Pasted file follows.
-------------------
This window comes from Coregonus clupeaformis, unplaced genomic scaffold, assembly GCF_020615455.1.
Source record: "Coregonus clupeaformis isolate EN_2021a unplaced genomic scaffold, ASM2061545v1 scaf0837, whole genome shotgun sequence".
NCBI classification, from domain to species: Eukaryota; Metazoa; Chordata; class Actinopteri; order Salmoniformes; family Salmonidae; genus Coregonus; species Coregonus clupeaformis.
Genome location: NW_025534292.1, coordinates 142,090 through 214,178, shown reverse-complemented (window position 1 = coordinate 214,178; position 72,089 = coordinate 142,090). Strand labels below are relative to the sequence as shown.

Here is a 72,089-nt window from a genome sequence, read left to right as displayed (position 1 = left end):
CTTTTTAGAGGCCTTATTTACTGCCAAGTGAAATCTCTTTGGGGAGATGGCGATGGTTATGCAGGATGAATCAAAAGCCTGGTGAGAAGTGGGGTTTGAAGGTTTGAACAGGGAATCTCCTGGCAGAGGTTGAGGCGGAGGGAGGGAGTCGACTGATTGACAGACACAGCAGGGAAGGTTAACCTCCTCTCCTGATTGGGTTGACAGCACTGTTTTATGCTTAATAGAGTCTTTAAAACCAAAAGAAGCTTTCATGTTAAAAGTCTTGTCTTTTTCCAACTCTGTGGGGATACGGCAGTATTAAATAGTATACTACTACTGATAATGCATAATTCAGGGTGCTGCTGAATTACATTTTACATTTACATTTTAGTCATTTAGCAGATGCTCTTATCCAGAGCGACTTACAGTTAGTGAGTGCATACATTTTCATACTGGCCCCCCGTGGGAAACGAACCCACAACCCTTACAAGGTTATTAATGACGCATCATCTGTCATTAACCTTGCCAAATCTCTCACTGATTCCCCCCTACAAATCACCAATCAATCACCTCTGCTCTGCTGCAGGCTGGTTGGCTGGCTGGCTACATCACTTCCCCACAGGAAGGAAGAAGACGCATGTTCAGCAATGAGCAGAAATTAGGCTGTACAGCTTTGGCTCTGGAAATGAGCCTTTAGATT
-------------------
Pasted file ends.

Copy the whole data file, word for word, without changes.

This window comes from Coregonus clupeaformis, unplaced genomic scaffold, assembly GCF_020615455.1.
Source record: "Coregonus clupeaformis isolate EN_2021a unplaced genomic scaffold, ASM2061545v1 scaf0837, whole genome shotgun sequence".
NCBI classification, from domain to species: Eukaryota; Metazoa; Chordata; class Actinopteri; order Salmoniformes; family Salmonidae; genus Coregonus; species Coregonus clupeaformis.
Genome location: NW_025534292.1, coordinates 142,090 through 214,178, shown reverse-complemented (window position 1 = coordinate 214,178; position 72,089 = coordinate 142,090). Strand labels below are relative to the sequence as shown.

Here is a 72,089-nt window from a genome sequence, read left to right as displayed (position 1 = left end):
CTTTTTAGAGGCCTTATTTACTGCCAAGTGAAATCTCTTTGGGGAGATGGCGATGGTTATGCAGGATGAATCAAAAGCCTGGTGAGAAGTGGGGTTTGAAGGTTTGAACAGGGAATCTCCTGGCAGAGGTTGAGGCGGAGGGAGGGAGTCGACTGATTGACAGACACAGCAGGGAAGGTTAACCTCCTCTCCTGATTGGGTTGACAGCACTGTTTTATGCTTAATAGAGTCTTTAAAACCAAAAGAAGCTTTCATGTTAAAAGTCTTGTCTTTTTCCAACTCTGTGGGGATACGGCAGTATTAAATAGTATACTACTACTGATAATGCATAATTCAGGGTGCTGCTGAATTACATTTTACATTTACATTTTAGTCATTTAGCAGATGCTCTTATCCAGAGCGACTTACAGTTAGTGAGTGCATACATTTTCATACTGGCCCCCCGTGGGAAACGAACCCACAACCCTTACAAGGTTATTAATGACGCATCATCTGTCATTAACCTTGCCAAATCTCTCACTGATTCCCCCCTACAAATCACCAATCAATCACCTCTGCTCTGCTGCAGGCTGGTTGGCTGGCTGGCTACATCACTTCCCCACAGGAAGGAAGAAGACGCATGTTCAGCAATGAGCAGAAATTAGGCTGTACAGCTTTGGCTCTGGAAATGAGCCTTTAGATT